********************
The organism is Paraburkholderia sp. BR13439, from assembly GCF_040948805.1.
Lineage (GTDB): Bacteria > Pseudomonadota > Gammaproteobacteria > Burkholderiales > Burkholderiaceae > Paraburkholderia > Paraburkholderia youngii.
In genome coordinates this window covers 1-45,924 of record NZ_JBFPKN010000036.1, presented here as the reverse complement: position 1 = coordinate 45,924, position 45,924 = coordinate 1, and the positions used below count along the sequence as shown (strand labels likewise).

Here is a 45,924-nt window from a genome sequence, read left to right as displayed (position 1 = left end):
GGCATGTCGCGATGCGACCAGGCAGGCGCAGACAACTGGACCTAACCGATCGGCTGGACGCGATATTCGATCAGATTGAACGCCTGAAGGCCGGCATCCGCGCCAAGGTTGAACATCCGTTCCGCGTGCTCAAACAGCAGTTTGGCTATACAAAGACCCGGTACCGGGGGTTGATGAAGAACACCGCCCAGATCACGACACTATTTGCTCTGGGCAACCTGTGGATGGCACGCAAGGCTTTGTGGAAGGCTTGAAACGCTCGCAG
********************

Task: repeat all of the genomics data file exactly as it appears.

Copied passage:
The organism is Paraburkholderia sp. BR13439, from assembly GCF_040948805.1.
Lineage (GTDB): Bacteria > Pseudomonadota > Gammaproteobacteria > Burkholderiales > Burkholderiaceae > Paraburkholderia > Paraburkholderia youngii.
In genome coordinates this window covers 1-45,924 of record NZ_JBFPKN010000036.1, presented here as the reverse complement: position 1 = coordinate 45,924, position 45,924 = coordinate 1, and the positions used below count along the sequence as shown (strand labels likewise).

Here is a 45,924-nt window from a genome sequence, read left to right as displayed (position 1 = left end):
GGCATGTCGCGATGCGACCAGGCAGGCGCAGACAACTGGACCTAACCGATCGGCTGGACGCGATATTCGATCAGATTGAACGCCTGAAGGCCGGCATCCGCGCCAAGGTTGAACATCCGTTCCGCGTGCTCAAACAGCAGTTTGGCTATACAAAGACCCGGTACCGGGGGTTGATGAAGAACACCGCCCAGATCACGACACTATTTGCTCTGGGCAACCTGTGGATGGCACGCAAGGCTTTGTGGAAGGCTTGAAACGCTCGCAG